Top StoriesIn Marginal Relief To Vodafone Idea, SC Allows Tax Refund Of Rs 773 Crores Against Claim Of Rs 4760 Crores [Read Judgment] Mehal Jain29 April 2020 7:48 AMShare This – xIn a setback of sorts to Vodafone Idea, the Supreme Court on Wednesday directed the Income Tax authorities to refund only the amount of Rs.733 Crores for the Assessment Year 2014-15, amidst the telecom giant’s claims that the Department had not processed income tax refunds of Rs 4,760 crore for the AYs 2014-15 to 2017-18. The Tax Department had withheld the refund to adjust it against…Your free access to Live Law has expiredTo read the article, get a premium account.Your Subscription Supports Independent JournalismSubscription starts from ₹ 599+GST (For 6 Months)View PlansPremium account gives you:Unlimited access to Live Law Archives, Weekly/Monthly Digest, Exclusive Notifications, Comments.Reading experience of Ad Free Version, Petition Copies, Judgement/Order Copies.Subscribe NowAlready a subscriber?LoginIn a setback of sorts to Vodafone Idea, the Supreme Court on Wednesday directed the Income Tax authorities to refund only the amount of Rs.733 Crores for the Assessment Year 2014-15, amidst the telecom giant’s claims that the Department had not processed income tax refunds of Rs 4,760 crore for the AYs 2014-15 to 2017-18. The Tax Department had withheld the refund to adjust it against the demands raised in the subsequent years. The requisite action under sub-section (2) of Section 143 of the Income Tax Act in respect of AY 2016-17 and 2017-18 having not even been initiated, the bench headed by Justice U. U. Lalit directed the refund to be made within 4 weeks. Submissions before the Apex Court It was the case of the appellant for AYs 2014-15 to 2016-17 (for which provisions of Section 143(1D) of the Act are relevant), the respondent-authorities have neither processed the return of income for the said years by the last date, viz. 31.03.2018 nor did the Respondent exercise the discretion provided under Section 143(1D) of the Act. Insofar as the Assessment Year 2017-18 is concerned, it was pointed out that the Respondents have admitted that their July 23, 2018 order under section 143(1D) was without jurisdiction because on that date, neither the return of income was processed, nor a notice under Section 143(2) issued, warranting exercise of powers under Section 241A of the Act. “On that ground alone, the Impugned Order insofar as Assessment Year 2017-18 is concerned should be set aside and the refund claimed for that year should be granted with interest”, it was argued. Further, it was sought to be submitted that even the Orders dated 23.07.2018 and 14.03.2019 invoking jurisdiction under Section 241A of the Act for the AY 2017-18 have no sanctity of law since the sine qua non for invoking that Section, i.e. processing of return was completed on 09.04.2019- “even on merits, neither the Order dated 23.07.2018 nor the order dated 14.03.2019 disclose any grounds on which powers under Section 143(1D) or Section 241A of the Act could have been invoked” In their turn, the respondents submitted that if the AO issued a Notice u/s 143(2) within the time limit i.e. 6 months from the end of the financial year in which return was filed, then there is no longer a requirement to process the return under Section 143(1). Hence, the discretion under Section 143(1D) can be exercised at any point prior to the passing of the final assessment order. “The entire objective of not processing a return after issuance of a scrutiny notice is that in cases where there is a likelihood of substantial demands, there should not be a compulsion on the Revenue to issue refunds. There is no anomaly in the above legislative scheme which warrants dilution of the non-obstante clause and to read into Section 143(1D) a limitation which the legislature has not prescribed”, it was urged. The Income Tax Department iterated that it is well settled that a non-obstante clause is a legislative device which is employed to give overriding effect to some or all contrary provisions and as such, the operation of a non-obstante clause cannot be limited in any manner and must be given its full effect. It also placed reliance on the 2018 judgment of the Delhi High Court out of which the appeals arose- “The High Court has categorically held that since Section 143(1D) begins with a non-obstante clause, it will overbear/override the second proviso to Section 143(1) which contains a limitation period of one year for precession of return” It was submitted that the AO had withheld refund in all these years for cogent and valid reasons, in the interest of the revenue, subject to final scrutiny assessment proceedings. Moreover, it was pressed that the scope of judicial review against such an order where the AO has exercised his discretion would be limited and any interference can only be done if such an exercise of power is either wholly capricious or without any valid reasons. Conclusions of the Court The bench, also comprising Justice Vineet Saran, observed that the exercise of power under sub-section (2) of Section 143 of the Act, is to be undertaken, where it is considered necessary or expedient to ensure that the assessee has not understated the income, or has not computed excessive loss, or has not under-paid the tax in any manner- “where the return filed by the assessee itself calls for or requires a further probe and deeper consideration”. The decision narrates that by virtue of sub-section (3), upon issuance of notice, the assessee is entitled to produce evidence in support of his case. After hearing the assessee and considering the evidence so produced, assessment of total income or loss is to be made. “The veracity of the return is checked threadbare rather than considering mere apparent inconsistencies from the return…The power under (…) sub-sections (2) and (3) is to scrutinise the return and cause deeper probe to arrive at the correct determination of the liability of the assessed”, articulates the court. The judgment penned by Justice Lalit observes that the exercise of power under Sub-sections (2) and (3) of Section 143 of the Act is thus premised on non-acceptance of what is evident from the return itself and to ensure that there is no avoidance of tax in any manner- “The dimension of such power is far greater and deeper than mere adjustments to be made in respect of what is available from the return. Once such scrutiny is undertaken and proceedings are initiated by issuance of a notice under sub-section (2) of Section 143, it would be anomalous and incongruent that while such proceedings so initiated are pending, the return be processed under sub-section (1) of Section 143, which may in a given case, entail payment of refund”. The bench inferred that logically, the outcome of the exercise initiated through notice under sub-section (2) of Section 143, must determine whether any refund is due and payable. If the return itself is under probe and scrutiny, such return cannot be the foundation to sustain a claim for refund till such scrutiny is not complete. Simultaneously, the court canvassed the exercise of adjustments which are required to be made for computing the total income or loss under section 143(1)- “Clause (a) of sub-section (1) of Section 143 has six sub-clauses specifying the kinds of a. Such adjustments are in the nature of ‘arithmetical error in the return’; incorrect claim ‘apparent from any information in the return’; disallowance of loss if the return of the previous year with respect to which such loss is claimed was furnished ‘beyond the due date’; disallowance of expenditure indicated in the audit report if it has ‘not taken into account in computing the total income’; disallowance of deductions specified in sub-clause if the ‘return is furnished beyond the due date’; and addition of income as specified in sub-clause (vi) if it was not ‘included in computing the total income'”. The bench held that all these features deal with matters which are apparent from the return and the inconsistency is evident on the face of it. Upon causing such adjustments after due intimation or notice to the assessee, the element of tax, interest and fee is to be computed in terms of clause (b) of section 143(1), and if any refund is due, the same has to be granted in terms of clause (e). “Thus, at every stage in sub-section (1) the return submitted by the assessee forms the foundation…”, expressed Justice Lalit. Considering the nature of power exercisable under these two limbs of Section 143, the bench arrived at the “inescapable conclusion” that the processing of return under Section 143(1) must await the further exercise of power of scrutiny assessment under sub-sections (2) and (3)- “If the power under sub-section (2) of Section 143 of the Act is initiated in a manner known to law, there cannot be any insistence that the processing under sub-section (1) of Section 143 be completed and refund be made before the scrutiny pursuant to notice under sub-section (2) of Section 143 is over” The afore-stated conclusion of the court was further fortified by clear stipulation in sub-section (1D) of Section 143- “Irrespective of some change in the text of said provision which was sought to be introduced by Finance Act 2016 and not accepted by Finance Act, 2017, the legislative intent is clear from the expression, ‘… the processing of a return shall not be necessary, where a notice has been issued to the assessee under sub-section (2)’ and by use of non-obstante clause. Though the period for which it would not be necessary to process the return was sought to be specified by Finance Act, 2016, mere absence of such period in the provision as it stands today, makes no difference” In the premises, the bench held that in respect of Assessment Years ending on 31st March 2017 or before, if a notice was issued in conformity with the requirements stated in sub-section (2) of Section 143 of the Act, it shall not be necessary to process the refund under sub- section (1) of Section 143 of the Act and that the requirement to process the return shall stand overridden. Further, the court addressed the issue whether any intimation is required to be given to the assessee that because of initiation of proceedings under sub-section (2), processing of return in terms of sub-section (1) would stand deferred. Noting that Sub-section (1D) does not contemplate either issuance of any such intimation or further application of mind that the processing must be kept in abeyance, the bench concluded that it would not, therefore, be proper to read into said provision the requirement to send a separate intimation. “In our view, issuance of notice under sub-section (2) of Section 143 is enough to trigger the required consequence. Any other intimation is neither contemplated by the statute nor would it achieve any purpose”, reads the judgment. Insofar as returns filed in respect of assessment years commencing on or after the 1st April, 2017, the Court acknowledged that a different regime has been contemplated by the Parliament- “Section 241-A of the Act requires a separate recording of satisfaction on part of the Assessing Officer that having regard to the fact that a notice has been issued under sub-section (2) of Section 143, the grant of refund is likely to adversely affect the revenue; whereafter, with the previous approval of the Principal Commissioner or Commissioner and for reasons to be recorded in writing, the refund can be withheld” The judgment held that since the statute now envisages exercise of power of withholding of refund in a particular manner, it goes without saying that for assessment year commencing after 01.04.2017 the requirements of Section 241-A of the Act must be satisfied. Accordingly, the bench concluded that the exercise of power on March 14, 2019, of sending an intimation to the appellant regarding withholding of refund for AY 2017-18, was not only after issuance of notice under sub-section (2) of Section 143 and after recording due satisfaction in terms of Section 241-A of the Act, but was also well within the period contemplated by sub-section (1) of Section 143 of the Act for causing due intimation The bench on Wednesday also directed the respondents to conclude the proceedings initiated under sub-section (2) of Section 143 of the Act in respect of AY 2016-17 and 2017-18 as early as possible. Click here to download judgmentRead Judgment Next Story read more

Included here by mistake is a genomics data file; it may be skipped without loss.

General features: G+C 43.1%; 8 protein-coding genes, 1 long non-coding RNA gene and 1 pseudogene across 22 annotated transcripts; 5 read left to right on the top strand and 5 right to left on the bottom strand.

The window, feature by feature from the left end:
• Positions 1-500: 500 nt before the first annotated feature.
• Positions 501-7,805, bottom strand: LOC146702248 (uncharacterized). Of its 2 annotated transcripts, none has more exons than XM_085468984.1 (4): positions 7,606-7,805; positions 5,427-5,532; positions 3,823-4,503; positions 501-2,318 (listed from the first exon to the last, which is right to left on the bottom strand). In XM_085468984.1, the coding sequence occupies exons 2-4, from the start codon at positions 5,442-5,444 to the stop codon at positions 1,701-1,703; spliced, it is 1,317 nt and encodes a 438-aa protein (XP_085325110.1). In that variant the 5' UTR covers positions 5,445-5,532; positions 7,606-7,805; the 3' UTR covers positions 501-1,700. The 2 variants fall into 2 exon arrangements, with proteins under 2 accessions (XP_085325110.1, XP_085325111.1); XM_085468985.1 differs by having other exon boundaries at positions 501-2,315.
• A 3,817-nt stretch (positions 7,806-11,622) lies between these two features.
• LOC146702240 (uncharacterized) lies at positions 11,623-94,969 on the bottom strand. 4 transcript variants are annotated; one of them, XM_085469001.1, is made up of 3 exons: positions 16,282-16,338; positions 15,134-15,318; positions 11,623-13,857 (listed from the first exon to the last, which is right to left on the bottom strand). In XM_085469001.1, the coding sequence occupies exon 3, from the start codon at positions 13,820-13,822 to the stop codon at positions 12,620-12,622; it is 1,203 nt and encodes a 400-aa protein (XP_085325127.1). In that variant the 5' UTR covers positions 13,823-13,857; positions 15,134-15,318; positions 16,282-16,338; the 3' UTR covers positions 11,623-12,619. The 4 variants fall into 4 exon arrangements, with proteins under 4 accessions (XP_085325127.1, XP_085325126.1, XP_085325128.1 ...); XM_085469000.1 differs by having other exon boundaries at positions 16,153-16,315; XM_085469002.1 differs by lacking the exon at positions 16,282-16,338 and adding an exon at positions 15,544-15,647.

[Central Vista Case] Decision Making Process Totally Opaque; Values Of Transparency Overlooked : Shyam Divan In Supreme Court